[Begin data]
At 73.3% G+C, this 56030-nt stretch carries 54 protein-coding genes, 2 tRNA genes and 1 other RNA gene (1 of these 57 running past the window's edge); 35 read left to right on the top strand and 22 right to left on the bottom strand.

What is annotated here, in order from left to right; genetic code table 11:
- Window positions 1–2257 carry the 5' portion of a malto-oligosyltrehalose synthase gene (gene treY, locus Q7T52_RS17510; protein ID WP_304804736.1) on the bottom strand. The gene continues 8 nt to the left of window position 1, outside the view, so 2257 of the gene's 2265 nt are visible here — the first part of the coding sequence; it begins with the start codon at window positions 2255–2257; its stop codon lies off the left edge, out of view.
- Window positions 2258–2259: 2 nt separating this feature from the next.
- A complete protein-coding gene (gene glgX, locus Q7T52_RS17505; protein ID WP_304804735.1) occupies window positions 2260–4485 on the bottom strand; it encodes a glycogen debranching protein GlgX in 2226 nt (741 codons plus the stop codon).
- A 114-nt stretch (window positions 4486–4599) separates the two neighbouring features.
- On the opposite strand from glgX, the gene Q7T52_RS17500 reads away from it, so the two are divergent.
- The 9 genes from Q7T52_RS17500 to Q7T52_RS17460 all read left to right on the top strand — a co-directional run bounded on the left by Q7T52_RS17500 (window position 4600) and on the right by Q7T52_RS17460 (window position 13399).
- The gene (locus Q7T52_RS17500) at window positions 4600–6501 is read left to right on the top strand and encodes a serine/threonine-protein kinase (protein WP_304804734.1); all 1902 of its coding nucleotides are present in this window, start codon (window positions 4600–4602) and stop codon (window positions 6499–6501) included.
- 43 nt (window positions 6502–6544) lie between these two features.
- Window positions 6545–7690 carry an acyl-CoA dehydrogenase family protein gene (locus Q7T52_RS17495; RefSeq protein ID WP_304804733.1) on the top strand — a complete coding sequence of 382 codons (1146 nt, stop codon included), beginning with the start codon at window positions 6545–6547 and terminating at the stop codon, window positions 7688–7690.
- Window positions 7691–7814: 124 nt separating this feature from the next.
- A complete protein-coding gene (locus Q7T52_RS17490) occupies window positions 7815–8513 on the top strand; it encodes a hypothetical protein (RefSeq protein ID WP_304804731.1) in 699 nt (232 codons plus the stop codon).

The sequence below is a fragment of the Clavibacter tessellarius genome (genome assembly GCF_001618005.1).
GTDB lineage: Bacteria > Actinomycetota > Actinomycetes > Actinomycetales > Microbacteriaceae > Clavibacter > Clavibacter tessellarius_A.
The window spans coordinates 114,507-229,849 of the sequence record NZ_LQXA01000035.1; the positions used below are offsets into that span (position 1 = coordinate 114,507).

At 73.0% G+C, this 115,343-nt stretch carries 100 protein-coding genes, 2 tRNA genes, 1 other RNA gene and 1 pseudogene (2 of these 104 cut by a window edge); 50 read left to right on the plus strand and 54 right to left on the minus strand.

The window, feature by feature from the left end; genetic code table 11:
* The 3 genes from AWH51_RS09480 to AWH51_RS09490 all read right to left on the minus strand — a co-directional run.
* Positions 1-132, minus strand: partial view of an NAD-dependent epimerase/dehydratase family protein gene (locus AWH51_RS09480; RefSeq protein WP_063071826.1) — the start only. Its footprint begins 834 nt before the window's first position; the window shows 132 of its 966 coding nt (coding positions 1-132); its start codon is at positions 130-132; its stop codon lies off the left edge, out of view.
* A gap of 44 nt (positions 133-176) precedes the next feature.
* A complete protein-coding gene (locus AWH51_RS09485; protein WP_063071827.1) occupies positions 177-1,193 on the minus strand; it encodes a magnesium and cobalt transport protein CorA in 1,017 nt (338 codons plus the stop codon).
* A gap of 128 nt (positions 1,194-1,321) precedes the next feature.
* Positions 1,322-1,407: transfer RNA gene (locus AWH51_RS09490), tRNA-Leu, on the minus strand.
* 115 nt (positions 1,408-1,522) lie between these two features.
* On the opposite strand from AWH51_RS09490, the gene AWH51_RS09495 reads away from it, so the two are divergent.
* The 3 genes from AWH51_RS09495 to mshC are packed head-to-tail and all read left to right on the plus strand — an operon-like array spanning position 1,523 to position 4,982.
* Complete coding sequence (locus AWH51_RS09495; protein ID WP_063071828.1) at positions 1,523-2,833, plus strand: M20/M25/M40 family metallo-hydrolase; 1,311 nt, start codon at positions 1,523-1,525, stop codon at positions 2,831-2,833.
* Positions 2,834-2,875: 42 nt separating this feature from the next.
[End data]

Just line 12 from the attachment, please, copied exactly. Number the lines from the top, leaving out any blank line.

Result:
- Window positions 7691–7814: 124 nt separating this feature from the next.